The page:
Four Poems by Sue Standing

Journey (Aigues-Mortes)

Outside history, outside the word hoard,
we met near the wild dunes and the cyclops
of the lighthouse, among mounds of salt
evaporated from the flat pans of the étangs.

Centuries ago, at the tower of Constance,
such salt was poured over the bodies
piled on bodies, to preserve them,
heretic, until they could be buried.

Everywhere we went, we left a residue.
For years, we walked the ley lines
of neolithic menhirs, Viking passage tombs,
Roman walls that cut the width of England.

Now, at the center of this perfect grid
of ramparts, I plaster over the past
with borrowed tools, efface the room
in which we ate and slept and loved.


She swims to slip her human skin,
to loose the knots that bind her limbs.

Swimming, she leaves a trail,
phosphorescent, like the tracks of snails.

She swims because she feels at home
in the kingdom of thick-shouldered

and liquid-hipped swimmers,
in the dimensionless air of water

Camino (Santiago de Chile)

Oro es sudor del sol
Plata es lagrimas de la luna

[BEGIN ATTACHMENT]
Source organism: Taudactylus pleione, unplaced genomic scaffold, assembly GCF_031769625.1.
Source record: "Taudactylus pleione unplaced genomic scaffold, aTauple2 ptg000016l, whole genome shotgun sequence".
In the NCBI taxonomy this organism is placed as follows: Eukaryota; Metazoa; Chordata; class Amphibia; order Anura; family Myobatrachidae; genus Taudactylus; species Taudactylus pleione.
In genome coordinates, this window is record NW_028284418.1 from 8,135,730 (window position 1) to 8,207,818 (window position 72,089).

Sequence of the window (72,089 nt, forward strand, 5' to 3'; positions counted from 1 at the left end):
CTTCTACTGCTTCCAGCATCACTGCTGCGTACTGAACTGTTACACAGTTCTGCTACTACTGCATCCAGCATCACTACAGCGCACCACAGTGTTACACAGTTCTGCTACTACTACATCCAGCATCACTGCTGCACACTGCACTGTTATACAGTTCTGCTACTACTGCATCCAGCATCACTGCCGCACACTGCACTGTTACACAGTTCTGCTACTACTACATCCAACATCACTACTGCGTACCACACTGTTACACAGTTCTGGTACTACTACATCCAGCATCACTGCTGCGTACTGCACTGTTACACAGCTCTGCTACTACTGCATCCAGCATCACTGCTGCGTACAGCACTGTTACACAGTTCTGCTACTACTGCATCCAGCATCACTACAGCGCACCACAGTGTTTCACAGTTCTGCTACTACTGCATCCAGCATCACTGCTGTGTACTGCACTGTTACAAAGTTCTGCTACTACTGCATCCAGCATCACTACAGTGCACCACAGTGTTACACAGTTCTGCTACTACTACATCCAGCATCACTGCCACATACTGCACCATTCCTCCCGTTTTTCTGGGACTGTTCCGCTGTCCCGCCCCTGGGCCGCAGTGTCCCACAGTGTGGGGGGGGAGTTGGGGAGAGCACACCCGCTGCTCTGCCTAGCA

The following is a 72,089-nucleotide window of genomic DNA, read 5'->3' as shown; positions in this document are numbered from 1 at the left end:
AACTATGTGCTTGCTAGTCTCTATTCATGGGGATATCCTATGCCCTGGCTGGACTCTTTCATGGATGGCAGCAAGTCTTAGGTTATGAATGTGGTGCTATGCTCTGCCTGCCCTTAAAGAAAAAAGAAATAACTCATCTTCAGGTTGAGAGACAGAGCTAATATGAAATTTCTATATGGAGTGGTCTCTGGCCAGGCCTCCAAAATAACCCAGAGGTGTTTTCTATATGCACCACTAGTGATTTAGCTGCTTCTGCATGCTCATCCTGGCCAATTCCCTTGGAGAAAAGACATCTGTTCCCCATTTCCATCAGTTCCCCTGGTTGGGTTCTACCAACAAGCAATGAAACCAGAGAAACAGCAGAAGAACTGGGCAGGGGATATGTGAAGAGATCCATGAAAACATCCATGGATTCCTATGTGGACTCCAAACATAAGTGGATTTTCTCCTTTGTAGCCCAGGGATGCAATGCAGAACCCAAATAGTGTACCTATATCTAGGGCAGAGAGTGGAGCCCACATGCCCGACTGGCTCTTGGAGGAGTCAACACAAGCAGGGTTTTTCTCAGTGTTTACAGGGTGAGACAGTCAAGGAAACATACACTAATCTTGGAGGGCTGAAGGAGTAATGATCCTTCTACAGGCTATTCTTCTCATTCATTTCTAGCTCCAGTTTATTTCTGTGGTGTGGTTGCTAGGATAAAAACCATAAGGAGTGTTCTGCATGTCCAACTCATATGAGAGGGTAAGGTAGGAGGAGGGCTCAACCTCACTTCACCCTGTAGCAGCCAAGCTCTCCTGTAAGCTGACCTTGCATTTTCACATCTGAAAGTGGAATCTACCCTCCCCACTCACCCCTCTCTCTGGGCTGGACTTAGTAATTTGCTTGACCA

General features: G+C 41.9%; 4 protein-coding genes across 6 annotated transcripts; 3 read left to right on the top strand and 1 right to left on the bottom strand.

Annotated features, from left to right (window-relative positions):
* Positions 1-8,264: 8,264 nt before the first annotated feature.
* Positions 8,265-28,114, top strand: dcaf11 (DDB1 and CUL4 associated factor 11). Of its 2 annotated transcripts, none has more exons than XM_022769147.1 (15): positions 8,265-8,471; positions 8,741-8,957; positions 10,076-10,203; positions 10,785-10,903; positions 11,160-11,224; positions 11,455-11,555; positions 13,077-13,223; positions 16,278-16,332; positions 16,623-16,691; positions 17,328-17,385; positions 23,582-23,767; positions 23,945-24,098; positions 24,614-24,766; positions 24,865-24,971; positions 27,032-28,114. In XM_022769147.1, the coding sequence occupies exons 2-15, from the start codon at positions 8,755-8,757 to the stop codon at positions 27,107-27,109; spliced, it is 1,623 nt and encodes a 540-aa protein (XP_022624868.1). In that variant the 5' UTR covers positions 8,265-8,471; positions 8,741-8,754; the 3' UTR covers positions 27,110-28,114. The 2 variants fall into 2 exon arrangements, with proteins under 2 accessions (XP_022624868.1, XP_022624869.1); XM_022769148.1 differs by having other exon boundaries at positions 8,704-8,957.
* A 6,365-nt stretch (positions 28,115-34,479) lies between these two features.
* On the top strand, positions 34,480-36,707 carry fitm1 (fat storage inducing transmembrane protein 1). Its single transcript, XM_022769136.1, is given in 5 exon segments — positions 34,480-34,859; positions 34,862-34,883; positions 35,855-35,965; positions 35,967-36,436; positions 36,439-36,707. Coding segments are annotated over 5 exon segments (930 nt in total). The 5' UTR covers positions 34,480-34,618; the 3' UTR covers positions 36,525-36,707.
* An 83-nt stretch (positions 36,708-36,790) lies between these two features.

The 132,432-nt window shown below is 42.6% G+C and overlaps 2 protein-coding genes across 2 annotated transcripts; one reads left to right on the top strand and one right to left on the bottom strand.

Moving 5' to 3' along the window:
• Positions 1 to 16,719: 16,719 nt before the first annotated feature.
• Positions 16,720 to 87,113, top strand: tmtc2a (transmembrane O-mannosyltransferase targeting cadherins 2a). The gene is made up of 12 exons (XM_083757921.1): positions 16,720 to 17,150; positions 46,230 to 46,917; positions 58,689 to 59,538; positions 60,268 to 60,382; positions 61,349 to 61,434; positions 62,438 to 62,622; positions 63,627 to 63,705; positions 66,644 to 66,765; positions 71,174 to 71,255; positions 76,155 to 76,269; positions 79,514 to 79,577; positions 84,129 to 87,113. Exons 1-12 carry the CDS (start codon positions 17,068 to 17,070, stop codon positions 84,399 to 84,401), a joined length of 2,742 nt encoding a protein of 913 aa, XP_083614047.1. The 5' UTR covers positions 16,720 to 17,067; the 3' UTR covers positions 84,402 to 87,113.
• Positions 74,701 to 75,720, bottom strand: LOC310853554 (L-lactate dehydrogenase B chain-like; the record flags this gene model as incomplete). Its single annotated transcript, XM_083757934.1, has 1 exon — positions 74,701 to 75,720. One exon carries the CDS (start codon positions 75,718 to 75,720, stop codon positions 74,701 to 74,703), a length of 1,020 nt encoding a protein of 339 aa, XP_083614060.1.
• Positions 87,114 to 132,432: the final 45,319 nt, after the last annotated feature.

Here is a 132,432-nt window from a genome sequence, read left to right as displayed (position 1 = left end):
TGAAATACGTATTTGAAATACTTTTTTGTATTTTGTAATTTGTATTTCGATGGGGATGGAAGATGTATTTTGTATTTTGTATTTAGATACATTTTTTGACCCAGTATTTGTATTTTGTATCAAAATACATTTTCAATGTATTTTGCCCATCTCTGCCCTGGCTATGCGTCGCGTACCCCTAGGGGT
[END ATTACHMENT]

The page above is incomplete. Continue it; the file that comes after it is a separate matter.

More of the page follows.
Gold is sweat of the sun,
silver is tears of the moon,
born from celestial dust,
sired from the eye
of an immense body
of heat and lust.

At Fever River,
a tiny sliver
of myth can make the world whole.
Shamans ingest mushrooms called
hijo de agua – waterchild –
to see the workings of the soul.

When I check my e-mail
at Café Virtual,
streams of digits turn into a word.
In the universe out there,
you could be anywhere
from invisible to disappeared.

Hotel Mande, Bamako, Mali

A paillote over the Niger, under which the fishermen pass,
furling and unfurling their nets in circles that hover
over the water for a moment, then drift down.

Across the river, boys cut the thick reeds that choke the waterways.
In their pirogues, they rock back and forth slightly as each takes a turn
severing the roots and stems of the reeds.

The Niger moves slowly here, and so do the women walking along the bank
with calabashes full of milk. Nearby, next to the tropical pool and riverside bar,
we toubabs are pinkening our white, white skins.

About the author

Sue Standing, featured poet in Issue 1, permanently resides in Cambridge, Massachusetts, but travels as much as she can. She has been awarded a…

Read the full bio

Issue 01 · November 2008

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